They were a goal down. It had been executed quickly and brilliantly. A free-kick from Murdoch to Johnstone, the right-half ran on, got the ball back, and lashed the ball into the net, a copy-book tactical goal.

But slowly Red Star shrugged off the almost paralysing shock that goal had on them, gradually they began to show glimpses of the high quality of their ability.

Six minutes before half-time their come-back was completed when they equalised. Skipper Acimovic was their hero as he worked his way down the left, evaded tackles and crossed for centre Lazarevic to put the ball away from John Fallon, who was deputising for Ronnie Simpson injured playing for Scotland against Austria the week before. The Yugoslavs were happy as they trooped off the Parkhead pitch at the interval.

Away goals still counted double in this round, their 1-1 score was almost as good as a lead to them. But all their hopes were to be blasted away in a wonderful spell at the start of the second-half by . . . well, I did say it was the Jimmy Johnstone show.

Like a boxer who has gone groggy to his corner at the end of a bad round, then been miraculously revived, Celtic raced out as if they had heard the bell sound.

Quickly the German referee, Herr Alfred Ott, gave a free-kick for Celtic after a foul on John Hughes. And when a defender failed to clear Johnstone stepped in to flash the ball into the net.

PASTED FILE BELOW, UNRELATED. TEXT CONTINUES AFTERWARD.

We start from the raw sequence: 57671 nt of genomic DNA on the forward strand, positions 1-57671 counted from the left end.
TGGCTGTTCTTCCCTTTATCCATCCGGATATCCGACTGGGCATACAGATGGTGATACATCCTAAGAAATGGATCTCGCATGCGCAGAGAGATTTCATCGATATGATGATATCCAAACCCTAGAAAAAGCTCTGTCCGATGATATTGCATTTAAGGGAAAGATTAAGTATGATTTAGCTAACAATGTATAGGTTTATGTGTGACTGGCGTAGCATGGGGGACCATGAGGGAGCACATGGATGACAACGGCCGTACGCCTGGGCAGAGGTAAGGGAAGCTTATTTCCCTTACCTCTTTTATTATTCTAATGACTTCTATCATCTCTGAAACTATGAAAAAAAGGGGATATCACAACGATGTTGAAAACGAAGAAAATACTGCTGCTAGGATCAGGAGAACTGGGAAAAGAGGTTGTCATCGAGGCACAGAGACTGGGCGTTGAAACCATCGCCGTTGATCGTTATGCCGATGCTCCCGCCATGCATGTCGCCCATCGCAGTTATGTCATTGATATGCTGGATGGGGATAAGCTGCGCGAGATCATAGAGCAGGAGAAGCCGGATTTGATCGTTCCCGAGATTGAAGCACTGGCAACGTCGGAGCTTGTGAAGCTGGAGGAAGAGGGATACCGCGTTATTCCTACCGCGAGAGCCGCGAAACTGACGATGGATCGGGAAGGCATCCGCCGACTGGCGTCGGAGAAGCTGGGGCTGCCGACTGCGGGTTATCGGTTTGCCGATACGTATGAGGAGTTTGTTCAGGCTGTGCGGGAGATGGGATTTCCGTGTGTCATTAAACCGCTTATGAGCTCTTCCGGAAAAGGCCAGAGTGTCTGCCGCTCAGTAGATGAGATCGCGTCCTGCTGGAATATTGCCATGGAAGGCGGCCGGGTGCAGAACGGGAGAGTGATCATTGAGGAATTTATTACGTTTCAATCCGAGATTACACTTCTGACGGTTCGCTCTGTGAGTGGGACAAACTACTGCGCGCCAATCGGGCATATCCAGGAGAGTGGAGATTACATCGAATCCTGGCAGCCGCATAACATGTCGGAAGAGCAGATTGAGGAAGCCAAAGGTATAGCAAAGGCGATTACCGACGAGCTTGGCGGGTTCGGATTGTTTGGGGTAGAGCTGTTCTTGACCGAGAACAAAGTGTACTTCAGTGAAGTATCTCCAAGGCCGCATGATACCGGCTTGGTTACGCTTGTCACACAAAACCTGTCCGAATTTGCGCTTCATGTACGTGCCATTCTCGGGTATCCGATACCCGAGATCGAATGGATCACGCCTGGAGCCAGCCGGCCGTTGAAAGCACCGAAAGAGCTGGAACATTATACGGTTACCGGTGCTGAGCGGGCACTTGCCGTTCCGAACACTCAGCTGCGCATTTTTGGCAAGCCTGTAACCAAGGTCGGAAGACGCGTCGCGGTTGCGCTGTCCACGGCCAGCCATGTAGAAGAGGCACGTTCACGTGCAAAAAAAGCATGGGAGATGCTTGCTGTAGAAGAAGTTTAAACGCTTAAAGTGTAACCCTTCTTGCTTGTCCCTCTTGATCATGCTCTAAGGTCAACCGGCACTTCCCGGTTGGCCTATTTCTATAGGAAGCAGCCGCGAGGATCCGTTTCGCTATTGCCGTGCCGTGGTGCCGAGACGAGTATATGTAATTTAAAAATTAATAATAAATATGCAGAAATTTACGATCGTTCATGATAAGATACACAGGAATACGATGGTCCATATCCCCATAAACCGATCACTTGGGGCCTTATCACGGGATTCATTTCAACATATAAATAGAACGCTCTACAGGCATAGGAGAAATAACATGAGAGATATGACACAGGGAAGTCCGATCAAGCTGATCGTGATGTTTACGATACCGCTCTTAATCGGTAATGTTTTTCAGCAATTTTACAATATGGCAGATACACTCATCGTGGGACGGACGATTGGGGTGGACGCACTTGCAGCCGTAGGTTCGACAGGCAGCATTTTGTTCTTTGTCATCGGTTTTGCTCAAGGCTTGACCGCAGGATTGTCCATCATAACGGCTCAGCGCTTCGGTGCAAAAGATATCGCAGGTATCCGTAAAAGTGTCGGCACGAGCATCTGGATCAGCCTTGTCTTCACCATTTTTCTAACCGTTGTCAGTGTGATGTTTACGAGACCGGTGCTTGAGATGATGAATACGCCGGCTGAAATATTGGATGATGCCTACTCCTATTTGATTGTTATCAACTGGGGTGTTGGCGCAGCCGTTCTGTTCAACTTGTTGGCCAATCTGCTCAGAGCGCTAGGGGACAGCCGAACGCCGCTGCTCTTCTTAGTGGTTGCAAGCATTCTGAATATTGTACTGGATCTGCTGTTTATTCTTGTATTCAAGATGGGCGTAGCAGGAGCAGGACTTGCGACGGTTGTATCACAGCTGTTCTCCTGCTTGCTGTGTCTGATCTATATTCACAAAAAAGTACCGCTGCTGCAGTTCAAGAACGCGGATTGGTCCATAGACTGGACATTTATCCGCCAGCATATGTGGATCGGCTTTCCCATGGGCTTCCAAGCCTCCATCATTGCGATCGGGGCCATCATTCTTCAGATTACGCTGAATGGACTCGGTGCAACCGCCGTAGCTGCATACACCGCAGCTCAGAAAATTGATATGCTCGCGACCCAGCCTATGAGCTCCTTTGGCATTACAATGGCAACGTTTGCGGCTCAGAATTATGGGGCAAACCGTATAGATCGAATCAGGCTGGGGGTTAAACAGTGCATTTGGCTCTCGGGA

Red Star were down, not yet out, but the count had begun and the process was speeded up three minutes later when Johnstone crossed for his great buddy Bobby Lennox to score. .

Willie Wallace scored a fourth and when just before the end Johnstone crowned possibly his greatest-ever Celtic performance with another wonderful goal, I don’t believe the Parkhead fans would have swapped a pools in for such a second-half display.

The winger’s amazing tally at the end of the game was two goals, and three assists. The off-the-field Johnstone who had made all these controversial stories, had been swept away on the best place for any footballer . , . on the park!

Still, he did not travel to Belgrade. Despite the fact that his manager wanted him to go, and some of his team-mates, possibly no keener on long trips, I suspect, thought he should have gone.

The Belgrade game was as great a contrast to the Parkhead match as two leg home and away ties can provide. Celtic did a cool, competent job to hold onto that lead, for even a four-goal start can suddenly appear dangerously thin if the opposition can pull back one or two quickly on their own ground.